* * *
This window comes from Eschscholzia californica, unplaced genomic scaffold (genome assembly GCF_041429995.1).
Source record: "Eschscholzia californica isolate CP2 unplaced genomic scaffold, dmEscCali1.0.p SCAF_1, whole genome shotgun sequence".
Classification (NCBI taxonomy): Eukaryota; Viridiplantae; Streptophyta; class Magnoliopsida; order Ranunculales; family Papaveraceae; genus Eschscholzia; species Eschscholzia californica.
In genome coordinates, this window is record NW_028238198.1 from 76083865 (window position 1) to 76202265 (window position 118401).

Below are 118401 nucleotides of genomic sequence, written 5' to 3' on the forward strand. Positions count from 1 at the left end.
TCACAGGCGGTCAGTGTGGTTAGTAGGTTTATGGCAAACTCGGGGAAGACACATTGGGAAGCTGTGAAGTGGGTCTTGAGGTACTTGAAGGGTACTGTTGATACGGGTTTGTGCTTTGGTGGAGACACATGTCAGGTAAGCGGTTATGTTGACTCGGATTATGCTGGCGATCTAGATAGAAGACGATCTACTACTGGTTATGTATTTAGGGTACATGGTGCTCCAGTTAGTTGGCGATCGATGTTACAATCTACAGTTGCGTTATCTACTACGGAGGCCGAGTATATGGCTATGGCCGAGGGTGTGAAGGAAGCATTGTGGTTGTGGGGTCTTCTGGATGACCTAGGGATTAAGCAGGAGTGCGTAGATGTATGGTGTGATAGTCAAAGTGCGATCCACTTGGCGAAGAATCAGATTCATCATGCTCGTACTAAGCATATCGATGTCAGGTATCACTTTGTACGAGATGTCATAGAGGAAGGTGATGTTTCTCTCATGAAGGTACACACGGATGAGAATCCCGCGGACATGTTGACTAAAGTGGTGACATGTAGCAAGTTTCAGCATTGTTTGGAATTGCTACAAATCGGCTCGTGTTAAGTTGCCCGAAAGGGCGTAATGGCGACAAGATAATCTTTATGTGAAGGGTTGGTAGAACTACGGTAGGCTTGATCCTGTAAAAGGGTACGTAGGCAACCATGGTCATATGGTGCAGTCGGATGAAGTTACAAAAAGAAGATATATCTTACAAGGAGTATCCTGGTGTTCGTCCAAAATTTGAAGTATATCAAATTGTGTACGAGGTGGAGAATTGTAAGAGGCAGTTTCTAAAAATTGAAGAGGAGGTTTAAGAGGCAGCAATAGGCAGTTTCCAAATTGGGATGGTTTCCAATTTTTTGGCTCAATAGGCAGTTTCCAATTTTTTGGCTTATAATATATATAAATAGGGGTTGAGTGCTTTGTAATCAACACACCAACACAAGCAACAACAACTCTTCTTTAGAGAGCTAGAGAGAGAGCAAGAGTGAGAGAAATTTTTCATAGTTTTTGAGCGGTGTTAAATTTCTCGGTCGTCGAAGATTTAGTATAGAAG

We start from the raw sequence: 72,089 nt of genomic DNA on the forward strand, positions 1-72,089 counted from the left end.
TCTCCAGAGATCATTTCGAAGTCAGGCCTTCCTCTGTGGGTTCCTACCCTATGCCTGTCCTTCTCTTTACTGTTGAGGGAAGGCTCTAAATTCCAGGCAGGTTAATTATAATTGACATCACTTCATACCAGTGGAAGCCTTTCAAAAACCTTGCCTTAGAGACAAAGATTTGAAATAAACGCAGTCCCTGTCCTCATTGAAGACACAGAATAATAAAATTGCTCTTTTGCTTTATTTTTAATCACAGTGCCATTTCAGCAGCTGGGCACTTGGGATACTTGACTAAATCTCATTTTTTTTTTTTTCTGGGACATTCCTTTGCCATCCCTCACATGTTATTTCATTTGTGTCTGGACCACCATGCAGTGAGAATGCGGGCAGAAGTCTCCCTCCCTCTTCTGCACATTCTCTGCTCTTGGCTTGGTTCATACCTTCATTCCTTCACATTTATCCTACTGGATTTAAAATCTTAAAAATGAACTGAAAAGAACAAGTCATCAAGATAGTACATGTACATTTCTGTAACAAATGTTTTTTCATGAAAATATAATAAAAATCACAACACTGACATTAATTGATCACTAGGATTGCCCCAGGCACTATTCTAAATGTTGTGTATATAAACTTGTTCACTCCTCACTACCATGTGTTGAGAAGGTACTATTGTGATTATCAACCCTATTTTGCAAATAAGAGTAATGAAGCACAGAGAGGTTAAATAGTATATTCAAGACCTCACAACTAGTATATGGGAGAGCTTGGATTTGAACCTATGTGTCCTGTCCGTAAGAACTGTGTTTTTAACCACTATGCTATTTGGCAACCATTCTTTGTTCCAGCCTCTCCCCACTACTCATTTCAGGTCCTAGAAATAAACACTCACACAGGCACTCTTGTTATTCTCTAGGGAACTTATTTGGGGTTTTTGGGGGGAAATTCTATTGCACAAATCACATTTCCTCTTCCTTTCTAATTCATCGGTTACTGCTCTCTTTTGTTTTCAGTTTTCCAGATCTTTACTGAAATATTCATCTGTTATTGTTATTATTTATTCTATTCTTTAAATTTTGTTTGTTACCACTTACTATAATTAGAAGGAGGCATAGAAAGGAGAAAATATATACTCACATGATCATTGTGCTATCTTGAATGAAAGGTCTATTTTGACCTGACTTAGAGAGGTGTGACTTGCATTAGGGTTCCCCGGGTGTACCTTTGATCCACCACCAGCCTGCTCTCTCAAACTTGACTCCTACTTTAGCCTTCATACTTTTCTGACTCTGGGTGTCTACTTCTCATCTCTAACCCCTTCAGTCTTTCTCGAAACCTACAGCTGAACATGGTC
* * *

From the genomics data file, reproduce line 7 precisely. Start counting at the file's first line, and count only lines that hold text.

We start from the raw sequence: 72,089 nt of genomic DNA on the forward strand, positions 1-72,089 counted from the left end.